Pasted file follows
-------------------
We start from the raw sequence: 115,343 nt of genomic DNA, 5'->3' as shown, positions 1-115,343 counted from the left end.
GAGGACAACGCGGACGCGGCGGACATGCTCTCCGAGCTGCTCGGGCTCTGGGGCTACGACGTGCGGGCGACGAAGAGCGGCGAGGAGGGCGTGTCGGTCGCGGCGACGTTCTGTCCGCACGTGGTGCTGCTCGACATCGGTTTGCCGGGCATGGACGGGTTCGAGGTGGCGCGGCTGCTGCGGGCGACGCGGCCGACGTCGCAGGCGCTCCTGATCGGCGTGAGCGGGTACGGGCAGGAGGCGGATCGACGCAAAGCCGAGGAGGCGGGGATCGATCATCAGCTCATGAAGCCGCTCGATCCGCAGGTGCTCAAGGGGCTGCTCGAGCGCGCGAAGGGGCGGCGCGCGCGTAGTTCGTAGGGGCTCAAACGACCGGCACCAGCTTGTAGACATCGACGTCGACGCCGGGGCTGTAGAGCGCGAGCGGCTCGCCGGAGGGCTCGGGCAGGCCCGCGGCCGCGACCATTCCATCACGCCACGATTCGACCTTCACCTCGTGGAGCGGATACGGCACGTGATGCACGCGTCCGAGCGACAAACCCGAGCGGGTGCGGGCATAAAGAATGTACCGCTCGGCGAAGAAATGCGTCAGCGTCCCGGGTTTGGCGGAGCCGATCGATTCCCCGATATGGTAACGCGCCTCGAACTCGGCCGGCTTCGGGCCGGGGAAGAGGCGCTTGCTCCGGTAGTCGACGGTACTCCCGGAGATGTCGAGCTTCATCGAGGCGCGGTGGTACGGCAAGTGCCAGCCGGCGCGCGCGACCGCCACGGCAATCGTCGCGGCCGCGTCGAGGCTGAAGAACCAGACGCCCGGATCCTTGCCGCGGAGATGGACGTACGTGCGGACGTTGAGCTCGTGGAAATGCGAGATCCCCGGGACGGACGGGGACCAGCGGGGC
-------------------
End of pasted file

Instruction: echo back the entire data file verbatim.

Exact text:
We start from the raw sequence: 115,343 nt of genomic DNA, 5'->3' as shown, positions 1-115,343 counted from the left end.
GAGGACAACGCGGACGCGGCGGACATGCTCTCCGAGCTGCTCGGGCTCTGGGGCTACGACGTGCGGGCGACGAAGAGCGGCGAGGAGGGCGTGTCGGTCGCGGCGACGTTCTGTCCGCACGTGGTGCTGCTCGACATCGGTTTGCCGGGCATGGACGGGTTCGAGGTGGCGCGGCTGCTGCGGGCGACGCGGCCGACGTCGCAGGCGCTCCTGATCGGCGTGAGCGGGTACGGGCAGGAGGCGGATCGACGCAAAGCCGAGGAGGCGGGGATCGATCATCAGCTCATGAAGCCGCTCGATCCGCAGGTGCTCAAGGGGCTGCTCGAGCGCGCGAAGGGGCGGCGCGCGCGTAGTTCGTAGGGGCTCAAACGACCGGCACCAGCTTGTAGACATCGACGTCGACGCCGGGGCTGTAGAGCGCGAGCGGCTCGCCGGAGGGCTCGGGCAGGCCCGCGGCCGCGACCATTCCATCACGCCACGATTCGACCTTCACCTCGTGGAGCGGATACGGCACGTGATGCACGCGTCCGAGCGACAAACCCGAGCGGGTGCGGGCATAAAGAATGTACCGCTCGGCGAAGAAATGCGTCAGCGTCCCGGGTTTGGCGGAGCCGATCGATTCCCCGATATGGTAACGCGCCTCGAACTCGGCCGGCTTCGGGCCGGGGAAGAGGCGCTTGCTCCGGTAGTCGACGGTACTCCCGGAGATGTCGAGCTTCATCGAGGCGCGGTGGTACGGCAAGTGCCAGCCGGCGCGCGCGACCGCCACGGCAATCGTCGCGGCCGCGTCGAGGCTGAAGAACCAGACGCCCGGATCCTTGCCGCGGAGATGGACGTACGTGCGGACGTTGAGCTCGTGGAAATGCGAGATCCCCGGGACGGACGGGGACCAGCGGGGC